Furthest Right

Rocket Testing


The early days of experiments in rocket design were quite exciting. The boffins would troop out to the launch pad, hit the switch and more often than not, witness a spectacular explosion instead of a graceful flight. When flight did occur, it was often unstable and resulted in a slightly more distant explosion.

Civilizations have the same problem: they are complex designs in which each part of the system influences every other part simultaneously, so linear thinking is insufficient. Their status is also far less quantifiable than telemetry (or explosions), and it often takes centuries to see the impact of even a tiny change, which can have consequences far outreaching its perceived minor status.

From a human perspective, our species has been struggling since its inception to build a society which does not self-destruct relatively quickly. Paradoxically, the smarter and more powerful a civilization is, the more likely it becomes that it will implode. They die from internal disorder which eventually overwhelms this.

Those who dream of the stars wonder why their rockets detonate. They also worry that, even if we escape to the distant skies, our problems will come with us, because they are rooted in assumptions that we carry with us. In other words, something that we assume is “good” is in fact creating a fatal condition.

Usually our solutions involve “Systems,” or the idea of one big concept applied universally to all people. This is a form of control, or use of manipulation to make citizens into means toward an end of order, but all of these Systems self-destruct anyway. More force is not the answer.

With rockets, we eventually learned that certain invisible forces acted on the ships but in different ways at different times. Effects were cumulative, and complex, meaning that small variations led to radically different results. There was no singular theory that worked in a universal sense, only many forces acting together.

Life derives its complexity from this tendency toward interaction between forces and how that in turn changes the task over time, like layers of interpretation when one reads a novel, or thinking ahead a dozen moves in chess. This requires a strategic approach.

We call these questions which pop up by the name emergent properties. This refers to their intangibility and the inability to discern them from the initial conditions of an attempt, and alludes to their tendency to appear from out of the complexity set in motion itself. As in civilization design, in rocket design these are the challenge within the task.

It is now clear that something has gone wrong in Western Civilization. Our writers and artists have warned us for centuries that living for the self in large cities and faceless jobs has a tendency to destroy people, and that destroyed people then turn on the world around them and in turn destroy it. Our people are miserable.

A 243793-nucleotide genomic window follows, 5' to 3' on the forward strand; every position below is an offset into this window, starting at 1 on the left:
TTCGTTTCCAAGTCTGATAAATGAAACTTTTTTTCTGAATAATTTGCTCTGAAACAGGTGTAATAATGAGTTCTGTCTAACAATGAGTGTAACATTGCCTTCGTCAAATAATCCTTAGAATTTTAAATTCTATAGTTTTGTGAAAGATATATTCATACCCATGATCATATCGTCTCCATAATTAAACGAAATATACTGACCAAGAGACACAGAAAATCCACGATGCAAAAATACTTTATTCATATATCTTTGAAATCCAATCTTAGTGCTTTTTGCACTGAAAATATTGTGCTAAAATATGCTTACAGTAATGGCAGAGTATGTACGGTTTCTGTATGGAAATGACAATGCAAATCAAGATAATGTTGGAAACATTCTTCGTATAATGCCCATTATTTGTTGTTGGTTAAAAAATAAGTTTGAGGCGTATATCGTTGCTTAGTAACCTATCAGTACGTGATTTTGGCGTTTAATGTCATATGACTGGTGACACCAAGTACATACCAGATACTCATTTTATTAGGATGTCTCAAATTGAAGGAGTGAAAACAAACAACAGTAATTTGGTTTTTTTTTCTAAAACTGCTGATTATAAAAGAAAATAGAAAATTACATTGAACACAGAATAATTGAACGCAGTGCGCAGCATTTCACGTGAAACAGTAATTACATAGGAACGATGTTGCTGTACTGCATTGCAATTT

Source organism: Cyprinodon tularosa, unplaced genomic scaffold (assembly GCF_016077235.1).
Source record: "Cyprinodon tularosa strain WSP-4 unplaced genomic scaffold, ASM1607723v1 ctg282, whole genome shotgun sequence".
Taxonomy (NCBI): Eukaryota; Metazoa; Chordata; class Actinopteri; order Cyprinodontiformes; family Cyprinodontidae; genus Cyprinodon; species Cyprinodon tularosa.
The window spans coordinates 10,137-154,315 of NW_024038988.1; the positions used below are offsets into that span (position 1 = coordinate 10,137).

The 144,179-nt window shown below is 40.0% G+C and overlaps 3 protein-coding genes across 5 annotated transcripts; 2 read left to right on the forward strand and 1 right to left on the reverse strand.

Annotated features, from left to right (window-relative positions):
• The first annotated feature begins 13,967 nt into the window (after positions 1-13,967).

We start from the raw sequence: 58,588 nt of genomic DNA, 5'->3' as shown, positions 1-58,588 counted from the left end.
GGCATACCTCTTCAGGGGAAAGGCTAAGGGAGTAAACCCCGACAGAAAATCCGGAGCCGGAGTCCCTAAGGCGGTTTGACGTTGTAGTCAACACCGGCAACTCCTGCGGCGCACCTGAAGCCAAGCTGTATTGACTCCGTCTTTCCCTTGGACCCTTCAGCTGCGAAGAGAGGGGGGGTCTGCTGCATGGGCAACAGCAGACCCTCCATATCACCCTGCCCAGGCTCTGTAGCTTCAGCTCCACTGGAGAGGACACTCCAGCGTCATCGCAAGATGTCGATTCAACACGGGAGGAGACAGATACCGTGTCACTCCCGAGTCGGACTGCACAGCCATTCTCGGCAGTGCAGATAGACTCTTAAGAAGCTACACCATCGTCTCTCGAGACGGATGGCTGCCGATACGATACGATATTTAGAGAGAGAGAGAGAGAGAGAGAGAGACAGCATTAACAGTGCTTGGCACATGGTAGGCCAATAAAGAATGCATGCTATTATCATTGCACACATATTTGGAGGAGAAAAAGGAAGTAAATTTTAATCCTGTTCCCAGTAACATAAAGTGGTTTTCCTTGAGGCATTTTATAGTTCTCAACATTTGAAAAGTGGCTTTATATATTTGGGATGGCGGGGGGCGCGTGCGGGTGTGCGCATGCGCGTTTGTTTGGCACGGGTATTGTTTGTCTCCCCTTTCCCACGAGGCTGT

This shows us the emergent properties of civilization. The more we do for people, the more they become dependent on control; this in turn leaves them existentially confused. The more we educate, advance and subsidize our population the less they know what they want. The more accepting we are, the more people lose pride and purpose.

And yet these acts seemed like good ideas when they were implemented. People adore the idea of using force to create a single-act solution that crushes a problem, and yet the harder they pound on the target, the more the details conspire against them. Cleverness emerges as the actual opposite of intelligence.

From this we can see why our civilization rockets keep exploding on the launch pad. We have thought ourselves halfway to a solution, but by not integrating all of the pieces into a whole system like the operation of the organs in the body, we have succeeded in simply chopping up social order and making it more complicated without being more complex, or interrelated among its parts.

Some find it odd that writers on this blog identify as “conservative,” because to them conservatives are weaklings. The answer to this is that conservatism embraces a core principle that can be used to find the many answers to a problem and to then balance them with one another. Mainstream conservatives are like mainstream culture, junk food, television and business, an inferior substitute.

Conservatism itself, however, is a simple principle: organicism. We look toward what works and incorporate it, like making a ball of string, instead of trying to make a theory that is convenient for the human mind which can apply to everything. There is only one theory, life itself, and we can observe what works and what does not by the results achieved, and then make our choices by looking to the results we desire and choosing the corresponding action.

This approach provides a starting point to the question of how to keep civilization blowing up like an ill-fated test rocket. Instead of aiming for the best as we see it in our intentions, we aim toward what works on a practical level and discard all ideology, emotion and social feeling from the process. This is an engineering question, not a social one.

As of 2016, another one of our rockets has become a fireball. We thought (once) that liberal democracy was the “end of history.” Now we know that it was just a bubble that existed between implementing it and seeing its results. It is clear we must leave this path, and the only question that remains is what principles will guide us.

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